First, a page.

Gasherbrum II-express debrief: The first German ski descent of G2; a 17 hour roundtrip

Posted: Oct 17, 2006 02:03 pm EDT

( In August we managed to do a speed ascent on G2 followed by a complete ski descent, investing a total of 17 hours from ABC to ABC, German Luis Stitzinger reported to ExplorersWeb.

Teaming up with fellow skitourers Benedikt Böhm and Sebastian Haag, Luis launched a summit bid on GII four weeks after reaching BC. The plan was to apply alpine methods in Karakorum; climb and ski down an 8000er in only one day.

Testing Alps skitouring race methods in the Karakorum

In the Alps, if you travel really light and bring your skis, you can climb a series of peaks in one day. Fed by the same impulse that motivates today´s skitouring racers, some athletes, who shy away from the rumble of the competition events, seek other challenges to translate their abilities into higher levels.

Gasherbrum II might not come first to mind as a skitouring goal. The partially over fifty degrees steep, infamous "Banana" of the SW-Ridge, the crevassed zones, the knife edge summit ridge do not qualify for first rate skitouring terrain.

But this is exactly the point, says Stitzinger. After having skied down numerous steep classic ice faces on the 'Nordwände' (north faces) of the Alps and having tested our stamina in thin air on the easier grounds of ideal skiing mountains such as Mustagh Ata (7546 m) and Denali (6194 m), we wanted to combine both skills on a higher level."

"In this sense, skiing down is only the logical completion of 'running up' to achieve the fastest time possible. But it is also a sports discipline on its own, an independent style of movement.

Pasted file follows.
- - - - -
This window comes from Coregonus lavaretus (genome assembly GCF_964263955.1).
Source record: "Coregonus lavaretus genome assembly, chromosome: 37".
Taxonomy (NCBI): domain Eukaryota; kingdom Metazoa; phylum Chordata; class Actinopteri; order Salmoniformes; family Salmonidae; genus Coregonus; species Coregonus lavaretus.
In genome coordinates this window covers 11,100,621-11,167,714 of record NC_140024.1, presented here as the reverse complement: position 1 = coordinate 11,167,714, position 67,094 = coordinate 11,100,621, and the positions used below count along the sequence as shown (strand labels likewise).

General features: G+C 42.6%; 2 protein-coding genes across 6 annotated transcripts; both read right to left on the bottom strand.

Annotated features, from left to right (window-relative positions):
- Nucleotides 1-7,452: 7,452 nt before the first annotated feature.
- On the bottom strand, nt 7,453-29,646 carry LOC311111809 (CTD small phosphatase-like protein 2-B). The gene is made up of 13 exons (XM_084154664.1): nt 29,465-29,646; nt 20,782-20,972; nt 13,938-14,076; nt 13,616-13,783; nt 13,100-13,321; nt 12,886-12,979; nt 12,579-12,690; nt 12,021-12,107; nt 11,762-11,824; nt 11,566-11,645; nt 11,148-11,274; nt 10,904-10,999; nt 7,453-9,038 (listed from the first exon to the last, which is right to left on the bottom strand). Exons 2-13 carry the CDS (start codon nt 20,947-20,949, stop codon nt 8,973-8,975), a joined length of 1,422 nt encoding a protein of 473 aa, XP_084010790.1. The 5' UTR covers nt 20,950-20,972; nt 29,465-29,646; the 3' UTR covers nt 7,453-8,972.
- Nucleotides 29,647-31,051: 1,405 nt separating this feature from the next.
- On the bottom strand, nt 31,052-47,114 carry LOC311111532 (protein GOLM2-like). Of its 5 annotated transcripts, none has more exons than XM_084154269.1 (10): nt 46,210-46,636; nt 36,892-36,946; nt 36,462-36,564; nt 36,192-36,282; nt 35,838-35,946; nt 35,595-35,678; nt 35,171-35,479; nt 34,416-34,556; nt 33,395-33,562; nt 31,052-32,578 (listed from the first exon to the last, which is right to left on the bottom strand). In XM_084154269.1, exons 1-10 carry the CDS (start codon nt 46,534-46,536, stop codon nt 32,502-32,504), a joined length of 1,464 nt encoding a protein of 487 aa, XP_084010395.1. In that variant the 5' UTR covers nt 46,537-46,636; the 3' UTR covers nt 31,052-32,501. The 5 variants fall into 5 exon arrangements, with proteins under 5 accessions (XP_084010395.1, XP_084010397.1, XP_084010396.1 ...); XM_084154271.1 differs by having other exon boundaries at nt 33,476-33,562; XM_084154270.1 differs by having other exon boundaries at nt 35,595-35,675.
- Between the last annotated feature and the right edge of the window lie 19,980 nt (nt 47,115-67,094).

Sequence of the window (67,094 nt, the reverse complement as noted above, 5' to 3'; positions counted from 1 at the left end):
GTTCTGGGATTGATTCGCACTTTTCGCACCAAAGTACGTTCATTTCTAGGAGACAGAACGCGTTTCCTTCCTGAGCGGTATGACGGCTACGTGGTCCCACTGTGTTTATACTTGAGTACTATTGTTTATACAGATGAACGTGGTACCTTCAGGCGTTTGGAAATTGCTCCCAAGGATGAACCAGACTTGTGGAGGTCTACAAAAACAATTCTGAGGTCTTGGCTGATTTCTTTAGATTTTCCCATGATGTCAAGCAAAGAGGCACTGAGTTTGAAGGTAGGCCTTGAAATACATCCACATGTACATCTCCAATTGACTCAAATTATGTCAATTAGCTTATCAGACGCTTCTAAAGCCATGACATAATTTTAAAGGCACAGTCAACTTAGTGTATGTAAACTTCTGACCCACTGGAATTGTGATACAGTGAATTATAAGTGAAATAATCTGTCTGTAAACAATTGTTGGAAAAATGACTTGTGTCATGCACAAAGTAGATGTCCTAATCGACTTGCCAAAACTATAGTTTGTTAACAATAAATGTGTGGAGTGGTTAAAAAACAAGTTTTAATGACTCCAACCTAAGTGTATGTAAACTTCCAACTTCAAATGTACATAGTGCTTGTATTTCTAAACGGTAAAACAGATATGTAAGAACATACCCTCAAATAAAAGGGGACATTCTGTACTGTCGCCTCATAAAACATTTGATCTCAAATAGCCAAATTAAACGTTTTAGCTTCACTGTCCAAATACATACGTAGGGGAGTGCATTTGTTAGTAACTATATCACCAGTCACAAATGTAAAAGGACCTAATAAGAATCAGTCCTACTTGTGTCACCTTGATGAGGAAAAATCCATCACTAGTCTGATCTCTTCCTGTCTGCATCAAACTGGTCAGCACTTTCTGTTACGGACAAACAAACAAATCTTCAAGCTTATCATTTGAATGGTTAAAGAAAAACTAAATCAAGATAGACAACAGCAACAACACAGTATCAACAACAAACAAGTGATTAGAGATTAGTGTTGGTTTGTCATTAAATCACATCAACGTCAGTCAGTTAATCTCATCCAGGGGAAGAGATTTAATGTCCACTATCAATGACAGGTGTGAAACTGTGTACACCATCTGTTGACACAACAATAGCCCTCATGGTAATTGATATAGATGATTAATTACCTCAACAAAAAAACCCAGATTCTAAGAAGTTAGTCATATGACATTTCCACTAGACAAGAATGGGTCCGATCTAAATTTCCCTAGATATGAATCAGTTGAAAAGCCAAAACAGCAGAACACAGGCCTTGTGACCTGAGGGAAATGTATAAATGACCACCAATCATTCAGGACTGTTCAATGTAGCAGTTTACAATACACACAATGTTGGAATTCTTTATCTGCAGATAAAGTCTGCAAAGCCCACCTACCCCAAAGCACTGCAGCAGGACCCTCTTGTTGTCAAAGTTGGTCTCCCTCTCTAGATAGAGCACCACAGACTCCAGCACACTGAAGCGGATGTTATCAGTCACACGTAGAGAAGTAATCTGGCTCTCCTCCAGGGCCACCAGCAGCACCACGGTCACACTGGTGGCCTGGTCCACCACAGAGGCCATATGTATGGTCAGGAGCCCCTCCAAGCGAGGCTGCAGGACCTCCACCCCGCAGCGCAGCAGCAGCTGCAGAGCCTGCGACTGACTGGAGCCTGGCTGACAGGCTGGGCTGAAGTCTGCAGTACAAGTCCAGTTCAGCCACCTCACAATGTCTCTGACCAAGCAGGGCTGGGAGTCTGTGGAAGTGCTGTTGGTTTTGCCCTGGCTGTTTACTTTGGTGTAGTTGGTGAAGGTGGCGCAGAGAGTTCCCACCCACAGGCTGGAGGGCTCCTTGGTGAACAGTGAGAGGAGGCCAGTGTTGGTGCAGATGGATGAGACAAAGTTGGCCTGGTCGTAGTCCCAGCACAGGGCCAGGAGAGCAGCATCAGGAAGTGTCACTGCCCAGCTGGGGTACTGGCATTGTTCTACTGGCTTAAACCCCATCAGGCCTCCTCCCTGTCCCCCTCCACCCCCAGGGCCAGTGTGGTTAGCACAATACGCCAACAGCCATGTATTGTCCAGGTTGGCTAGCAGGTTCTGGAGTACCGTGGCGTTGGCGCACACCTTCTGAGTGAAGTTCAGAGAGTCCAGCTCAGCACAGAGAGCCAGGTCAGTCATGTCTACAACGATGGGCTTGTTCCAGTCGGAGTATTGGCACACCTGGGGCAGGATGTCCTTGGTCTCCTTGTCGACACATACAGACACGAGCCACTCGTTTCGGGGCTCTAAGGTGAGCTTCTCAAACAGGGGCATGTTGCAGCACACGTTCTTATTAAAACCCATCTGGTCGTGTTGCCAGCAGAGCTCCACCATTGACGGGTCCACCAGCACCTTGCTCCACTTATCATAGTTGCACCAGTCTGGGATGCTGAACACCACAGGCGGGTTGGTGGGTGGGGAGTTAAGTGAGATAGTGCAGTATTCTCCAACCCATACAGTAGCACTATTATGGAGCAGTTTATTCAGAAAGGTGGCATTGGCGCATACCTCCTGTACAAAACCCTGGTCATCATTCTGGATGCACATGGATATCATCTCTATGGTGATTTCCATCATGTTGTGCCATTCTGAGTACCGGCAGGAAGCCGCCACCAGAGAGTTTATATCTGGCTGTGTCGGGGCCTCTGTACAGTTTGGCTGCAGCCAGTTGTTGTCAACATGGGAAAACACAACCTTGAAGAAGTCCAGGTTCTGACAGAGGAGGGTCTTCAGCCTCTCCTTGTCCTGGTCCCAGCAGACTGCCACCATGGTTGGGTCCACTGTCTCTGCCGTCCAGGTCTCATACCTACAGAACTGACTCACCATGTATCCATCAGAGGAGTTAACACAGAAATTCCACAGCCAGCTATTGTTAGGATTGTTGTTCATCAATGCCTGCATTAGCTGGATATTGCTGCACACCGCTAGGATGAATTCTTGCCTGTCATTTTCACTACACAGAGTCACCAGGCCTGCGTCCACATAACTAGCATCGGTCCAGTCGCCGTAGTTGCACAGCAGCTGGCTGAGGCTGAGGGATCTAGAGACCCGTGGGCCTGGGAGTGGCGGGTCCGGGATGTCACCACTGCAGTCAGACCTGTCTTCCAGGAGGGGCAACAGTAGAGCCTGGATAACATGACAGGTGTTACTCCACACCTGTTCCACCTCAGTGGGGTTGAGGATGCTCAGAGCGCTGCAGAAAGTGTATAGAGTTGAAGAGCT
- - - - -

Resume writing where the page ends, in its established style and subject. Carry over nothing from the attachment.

Here is Luis expedition debrief with some cool pictures of his teams Gasherbrum express-climb:


"After approaching the mountain and acclimatizing with a DAV Summit Club Expedition, on August 2, 2006 we left base camp (5030 m) to climb the heavily crevassed Gasherbrum Glacier and proceeded through the icefall to Advanced Base Camp, 5900 m, at the foot of the Southwest Ridge of the mountain."

"The day ended up stormy, with heavy snow showers at night not ideal conditions for our planned adventure. Physically we were feeling fine and relaxed but our worries about the deteriorating weather kept us up for a long time. We ought to be sleeping, we wanted to start at 10 p.m., but the strong gusts of wind and the noisy splatter of the sleet on the tent fly told us another story."

"With little hope we postponed our departure several times that morning, until suddenly at 11 p.m. the skies cleared up. Although the unfrozen crust and the freshly fallen snow above would mean a big obstacle, we had to try our luck: According to the weather forecast this would be the last 'good' day before a series of really bad ones."

Pakistan Powder

"The stop watch started ticking at 11.15 p.m. The snow flats to the first rise of the ridge were mocking us with their unreliability. Every third step the crust broke and our feet sank deep into foul snow. Six hundred meters higher and ninety minutes later we passed camp 1 at 6550 m."

"The surface got harder and during the last half hour we were able to maintain a faster pace. We followed a steep snow and ice ridge to Camp 2 at 6950 m and then a long passage of mixed terrain comprising snow couloirs mingled with crumbly rock, up to Camp 3 (7450m) which we passed after hardly six hours."

"Temperatures were moderate; we were climbing in only a shirt and a soft-shell. We were already dreaming of making the ascent in less than10 hours, when the long traverse that separates the final headwall and the Summit (E-) from the Southwest Ridge greeted us with unwelcome Pakistan Powder."

"We sank in down to our knees breaking trail was hell. However, in spite of the snow load the slopes were stable, with avalanche hazard down to a minimum."